A Gay Dad's Letter to His Sons Before Their First Day of Summer Camp

A gay dad pens a heartfelt letter to his sons before their first day of sleep-away camp

My dearest Phoenix and Sebastian,

Whether I let you leave this year or next or hold you in our nest for the next ten years, at some point I actually have to face my own fears. The past seven years have been both the most rewarding and yet also the toughest I have lived. And as any good parent tells you, it gets tougher and tougher. But through this year, I have witnessed your growths, and more so your wants and needs. With that said, it's time for you to take independence head on. Yes, you will fall and yes, you will make mistakes, but that's normal for any human. It's what you do when this occurs that makes you a gentleman. Learn from your mistakes, don't repeat them. Own them and build on them to make you a better member of society.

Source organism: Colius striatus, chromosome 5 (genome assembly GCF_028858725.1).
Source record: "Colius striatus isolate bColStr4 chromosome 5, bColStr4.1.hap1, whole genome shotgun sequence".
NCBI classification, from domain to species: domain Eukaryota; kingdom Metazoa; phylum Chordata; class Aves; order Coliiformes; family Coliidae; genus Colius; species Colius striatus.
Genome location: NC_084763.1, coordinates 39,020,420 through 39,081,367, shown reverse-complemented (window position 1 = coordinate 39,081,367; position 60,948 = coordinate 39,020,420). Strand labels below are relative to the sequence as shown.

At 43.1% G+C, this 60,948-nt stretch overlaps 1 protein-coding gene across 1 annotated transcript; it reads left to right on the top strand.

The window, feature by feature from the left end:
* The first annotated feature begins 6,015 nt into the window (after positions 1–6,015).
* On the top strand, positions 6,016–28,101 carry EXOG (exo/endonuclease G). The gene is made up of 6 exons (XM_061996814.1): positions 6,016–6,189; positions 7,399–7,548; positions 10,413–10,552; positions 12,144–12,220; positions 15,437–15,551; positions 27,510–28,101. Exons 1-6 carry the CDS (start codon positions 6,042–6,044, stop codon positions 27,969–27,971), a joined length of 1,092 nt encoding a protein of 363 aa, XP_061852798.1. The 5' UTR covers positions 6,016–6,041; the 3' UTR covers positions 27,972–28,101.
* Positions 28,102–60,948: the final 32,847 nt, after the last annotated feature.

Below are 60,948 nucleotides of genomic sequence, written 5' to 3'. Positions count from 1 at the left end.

Why I am writing this? Well, you guys are off to sleep away camp in four weeks and every day it gets closer and closer to me losing control. So much so that I won't have any control left. And that, kids, scares me. Yes, this is the camp I went to in my teens and yes, the staff and owners are friends from the past. But seven weeks is a long time and I am losing not only my two sons for this period, but also my friends. I am now forced to actually talk to Papa (partially kidding) or probably more likely live in a quieter-than-usual house. It's funny how you yearn for peace and quiet until you have it and then you realize how deafening it is.